The reported population of the state in 1950 was 1,325,089, 831,381 of which resided within urban settings. 415,786 people were living in the most highly populated county- Denver.
School attendance in Colorado was impressive in this early stage in American history. It reported that there were 388,700 children in school at the time the census was taken. That accounted for over sixty percent of the children five to twenty-four years of age. There was over a ninety percent attendance rate for children seven to fourteen years of age.
The population of the state, according to Colorado census records in 1930, was 1,035,791. Of that number, the largest percentage of individuals was in the age range of twenty-five to twenty-nine years of age. They represented just over nine percent. The largest foreign population was of German descent.
The population of the state in this year was 939,629. That number represented a 17.6 percent increase in population from one decade earlier. What is surprising, however, is that Bent County- within the state- reported a population of 9,705 in 1920, growing from 5,043, which represented a 92.4 percent growth in the same amount of time.
The state experienced growth of about forty-eight percent in the decade preceding this census. The population reached 799,024. Of that total, nearly twenty-seven percent of the residents, or 213,831 people resided within the borders of Denver County.
The population of 539,700 at the turn of the twentieth century was living within new boundaries. Counties, such as Teller, which had not existed prior to this census, but had sprung up from portions of surrounding counties- this one a portion of El Paso and Freemont- were reporting impressive sums of residents. Teller reported 29,002 people.
The more well-known areas of Colorado as we know it today did not yet exist in 1890. So, of the 413,249 residents reported on the census in that year, the majority lived in the county of Arapahoe, which accounted for 132,135 people.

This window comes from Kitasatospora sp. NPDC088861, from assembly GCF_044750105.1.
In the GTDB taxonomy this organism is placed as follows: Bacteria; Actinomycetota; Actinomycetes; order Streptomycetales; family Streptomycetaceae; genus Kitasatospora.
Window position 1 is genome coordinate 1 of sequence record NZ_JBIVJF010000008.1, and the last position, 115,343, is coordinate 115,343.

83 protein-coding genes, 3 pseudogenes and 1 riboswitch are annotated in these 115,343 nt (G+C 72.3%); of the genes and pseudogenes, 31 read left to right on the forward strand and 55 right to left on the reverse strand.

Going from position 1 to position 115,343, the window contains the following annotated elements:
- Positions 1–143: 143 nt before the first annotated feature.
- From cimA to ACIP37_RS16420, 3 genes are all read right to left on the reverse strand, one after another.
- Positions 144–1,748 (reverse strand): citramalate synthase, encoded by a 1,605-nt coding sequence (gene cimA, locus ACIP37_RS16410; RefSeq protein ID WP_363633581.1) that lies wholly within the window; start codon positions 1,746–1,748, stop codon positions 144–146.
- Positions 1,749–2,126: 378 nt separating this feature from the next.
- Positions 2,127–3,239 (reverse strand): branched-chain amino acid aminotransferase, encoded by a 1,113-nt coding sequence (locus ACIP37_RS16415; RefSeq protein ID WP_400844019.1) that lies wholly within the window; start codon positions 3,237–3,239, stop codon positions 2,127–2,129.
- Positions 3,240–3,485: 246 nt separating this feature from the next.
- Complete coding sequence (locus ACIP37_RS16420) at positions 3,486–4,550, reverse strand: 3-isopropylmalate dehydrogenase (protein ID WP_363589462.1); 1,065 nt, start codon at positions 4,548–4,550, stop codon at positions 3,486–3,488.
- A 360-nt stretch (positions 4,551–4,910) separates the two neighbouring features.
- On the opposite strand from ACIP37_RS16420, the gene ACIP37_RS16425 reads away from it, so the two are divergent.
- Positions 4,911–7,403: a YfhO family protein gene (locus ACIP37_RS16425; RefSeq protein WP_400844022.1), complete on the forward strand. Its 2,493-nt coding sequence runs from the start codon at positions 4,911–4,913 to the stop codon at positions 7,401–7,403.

The 1880 Colorado census records report found that Colorado's average population lived the furthest from sea level, with over twenty six thousand of its residents living more than 10,000 feet above it. Less than two thousand of the reported inhabitants were living less than 5,000 feet above sea level.
The vast majority of the people that populated Colorado at this time were considered white skinned. Just 456 black people were counted in this census versus 39,221 whites. Though, these numbers represented a far more substantial growth for the black population from the decade before- 891 % and 14.6% increases respectively.
The total population in this year was a mere 34,277. Only forty-six of those were black, 1577 were white females, and the remaining 32,654 were white males. Overall, the males outnumbered the females by more than twenty to one.
The Colorado State Archives provide resources for Colorado census information. The page discusses past information that is available and how the Indian Census worked. Links are available to assist you with any research. Records can also be ordered from the Archives, though research and copying fees do apply to all requests.
The Colorado State Demography Office allows you to find Colorado Census information. The page has organized records for users, organizing them into demographic profiles, topics by geography, legislative district profiles, and others. Simply click on the link for the topic that you would like to access, and the website will walk you through the process.